Custom Multi-Sort Tutorial - Validation, Helpers, and Debugging

Legacy feature

This article pertains to the Coveo Hive framework which is now in maintenance mode.

Choose one of Coveo’s more modern, lightweight, and responsive libraries for any future search interface development. See the search interface Implementation guide for more details.

This page covers how to improve the user experience for the people using the custom component.

Validating That the Fields Are Set

This component requires some fields to work properly. Therefore, it would be nice to warn the user when a field that’s required has no value.

The BaseModelWithProperties base class provides many properties for validation:

  • IsConfigured

  • HasWarning

  • HasErrors

  • ValidateModel()

The ValidateModel() method returns an ErrorReport that contains all the information collected during the validation phase. It will be used later in the view to show those errors to the end user.

The other properties are helpers if you require quick-access to some report information.

Start by creating a validator class that implements the IComponentModelValidator interface.

public class MultiSortPropertiesValidator : IComponentModelValidator
    private readonly MultiSortModelProperties m_Properties;
    public MultiSortPropertiesValidator(MultiSortModelProperties p_Properties)
        m_Properties = p_Properties;
    public void AddToReport(IErrorReport p_ErrorReport)
        // Insert validations here

Then, add errors if some properties aren’t properly configured:

public void AddToReport(IErrorReport p_ErrorReport)
    if (String.IsNullOrEmpty(m_Properties.FirstField)) {
        p_ErrorReport.AddError("The FirstField value is not defined.");
    if (String.IsNullOrEmpty(m_Properties.SecondField)) {
        p_ErrorReport.AddError("The SecondField value is not defined.");

You can now use this validator in your MultiSortModel class.

protected override void OnPropertiesInitialized()
    AddOnValidationHandler(() => new MultiSortPropertiesValidator(Properties));

To leverage this ErrorReport, you need to add the following lines to your MultiSort.cshtml file.

@using Coveo.UI.Components.Extensions
@model Coveo.Custom.MultiSortModel

    .coveo-sort-container .errorreport {
        font-size: 12px;

<div class="coveo-sort-container">

    @if (Model.IsConfigured) {
        <div id="@Model.Id"
            data-caption="My Multi-Sort"
            @foreach (var property in @Model.RawProperties) {

            document.addEventListener("DOMContentLoaded", function() {
                var attributes = document.getElementById("@Model.Id").dataset;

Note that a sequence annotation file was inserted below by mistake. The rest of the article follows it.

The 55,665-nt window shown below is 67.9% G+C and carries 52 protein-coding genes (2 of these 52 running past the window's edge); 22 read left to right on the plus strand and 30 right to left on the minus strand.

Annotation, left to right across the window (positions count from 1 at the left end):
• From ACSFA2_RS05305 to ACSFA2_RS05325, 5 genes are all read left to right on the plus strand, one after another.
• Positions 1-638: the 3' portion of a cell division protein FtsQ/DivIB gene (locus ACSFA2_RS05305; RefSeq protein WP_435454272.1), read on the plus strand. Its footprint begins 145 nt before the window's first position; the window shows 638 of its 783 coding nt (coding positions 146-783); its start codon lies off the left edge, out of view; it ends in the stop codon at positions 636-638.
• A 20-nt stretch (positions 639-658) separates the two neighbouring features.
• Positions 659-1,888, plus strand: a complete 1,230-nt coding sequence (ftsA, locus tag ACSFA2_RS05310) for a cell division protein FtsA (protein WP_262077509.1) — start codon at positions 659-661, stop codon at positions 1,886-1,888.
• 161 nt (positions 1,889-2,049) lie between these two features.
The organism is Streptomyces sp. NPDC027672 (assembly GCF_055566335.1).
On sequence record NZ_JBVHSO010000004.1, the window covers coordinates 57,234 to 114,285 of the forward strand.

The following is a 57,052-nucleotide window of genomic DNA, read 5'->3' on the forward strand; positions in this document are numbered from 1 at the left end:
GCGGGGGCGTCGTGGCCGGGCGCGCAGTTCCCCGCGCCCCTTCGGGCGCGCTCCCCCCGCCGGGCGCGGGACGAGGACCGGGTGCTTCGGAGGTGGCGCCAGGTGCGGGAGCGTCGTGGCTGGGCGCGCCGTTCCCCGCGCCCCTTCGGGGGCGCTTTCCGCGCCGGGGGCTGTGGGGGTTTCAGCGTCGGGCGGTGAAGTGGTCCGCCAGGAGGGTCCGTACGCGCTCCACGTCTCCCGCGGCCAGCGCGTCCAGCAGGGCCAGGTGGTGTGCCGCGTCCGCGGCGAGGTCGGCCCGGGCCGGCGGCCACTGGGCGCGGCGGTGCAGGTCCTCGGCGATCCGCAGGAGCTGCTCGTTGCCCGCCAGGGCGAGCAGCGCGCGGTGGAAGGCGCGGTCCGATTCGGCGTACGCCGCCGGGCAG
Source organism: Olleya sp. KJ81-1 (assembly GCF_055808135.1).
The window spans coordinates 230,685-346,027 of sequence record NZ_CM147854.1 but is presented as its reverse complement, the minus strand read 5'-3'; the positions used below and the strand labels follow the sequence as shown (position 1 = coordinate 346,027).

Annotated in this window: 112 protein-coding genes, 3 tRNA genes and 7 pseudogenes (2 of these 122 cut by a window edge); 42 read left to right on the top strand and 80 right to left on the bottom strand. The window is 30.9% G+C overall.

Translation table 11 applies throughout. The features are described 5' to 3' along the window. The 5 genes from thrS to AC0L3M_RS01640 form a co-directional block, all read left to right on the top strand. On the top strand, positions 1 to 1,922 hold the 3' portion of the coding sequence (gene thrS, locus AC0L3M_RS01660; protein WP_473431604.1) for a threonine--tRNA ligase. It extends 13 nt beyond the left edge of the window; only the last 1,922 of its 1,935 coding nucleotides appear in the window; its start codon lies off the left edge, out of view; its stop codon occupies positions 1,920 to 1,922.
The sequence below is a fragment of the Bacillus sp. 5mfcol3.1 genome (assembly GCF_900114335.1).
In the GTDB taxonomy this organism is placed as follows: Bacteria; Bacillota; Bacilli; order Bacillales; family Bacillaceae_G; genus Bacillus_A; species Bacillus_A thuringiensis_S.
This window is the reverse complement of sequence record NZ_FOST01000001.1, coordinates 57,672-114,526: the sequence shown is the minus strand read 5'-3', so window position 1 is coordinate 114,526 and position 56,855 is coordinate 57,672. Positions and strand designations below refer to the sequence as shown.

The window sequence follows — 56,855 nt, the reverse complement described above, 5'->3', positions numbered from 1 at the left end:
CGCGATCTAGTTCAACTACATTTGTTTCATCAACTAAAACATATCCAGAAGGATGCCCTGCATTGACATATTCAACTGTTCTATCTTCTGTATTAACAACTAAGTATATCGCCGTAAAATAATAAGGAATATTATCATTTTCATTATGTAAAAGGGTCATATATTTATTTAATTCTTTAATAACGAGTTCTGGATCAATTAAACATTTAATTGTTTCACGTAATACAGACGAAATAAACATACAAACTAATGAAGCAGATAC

var firstCriteria = CoveoForSitecore.Context.fields.toCoveo(attributes.firstField) + " " + attributes.direction;
                var secondCriteria = CoveoForSitecore.Context.fields.toCoveo(attributes.secondField) + " " + attributes.direction;

                attributes.sortCriteria = firstCriteria + ", " + secondCriteria;

The @Html.Coveo().RenderErrorSummary(Model.ValidateModel()) line renders any errors and warnings in the ErrorReport. The report is only rendered in the Experience Editor, leaving the published page clean of any configuration error.

The @if (Model.IsConfigured) { condition only renders the component when there are no errors in the report. This ensures that the component isn’t in an invalid state, which could lead to weird behavior in the Search Interface.

The style tag contains an adjustment that’s specific to the CoveoSort component’s error report.

When the fields aren’t properly set, you should see the following report:


Helping the End User

Since the field requires to be prefixed by the @ character or the component will fail, we could introduce some code that validates that it starts with this character.

Fortunately, the Coveo Hive framework already provides this helper.

In your MultiSortModelProperties class, add the following parameter to the SearchUiProperty attribute for both fields:

[SearchUiProperty(PropertySerializer = typeof(FieldNameSerializer))]
public string FirstField { get; set; }

[SearchUiProperty(PropertySerializer = typeof(FieldNameSerializer))]
public string SecondField { get; set; }

This serializer ensures that the field starts with the @ character when serializing the value in the RawProperties. Your user can now freely forget it without breaking the component!

You can write your own helper method by implementing the IPropertySerializer interface.


You might want to support the Enable Debug Information from the Coveo ribbon in the Experience Editor.

To support it, you need to add the following line in your MultiSort.cshtml file:

@Html.Partial(Partials.DEBUG_INFORMATION, Model)

Due to a styling issue, add the following style tag:

    .coveo-sort-container .coveo-debug-information {
        font-size: 12px;

Once added, get in the Experience Editor, check the Enable Debug Information button and you should get the following result: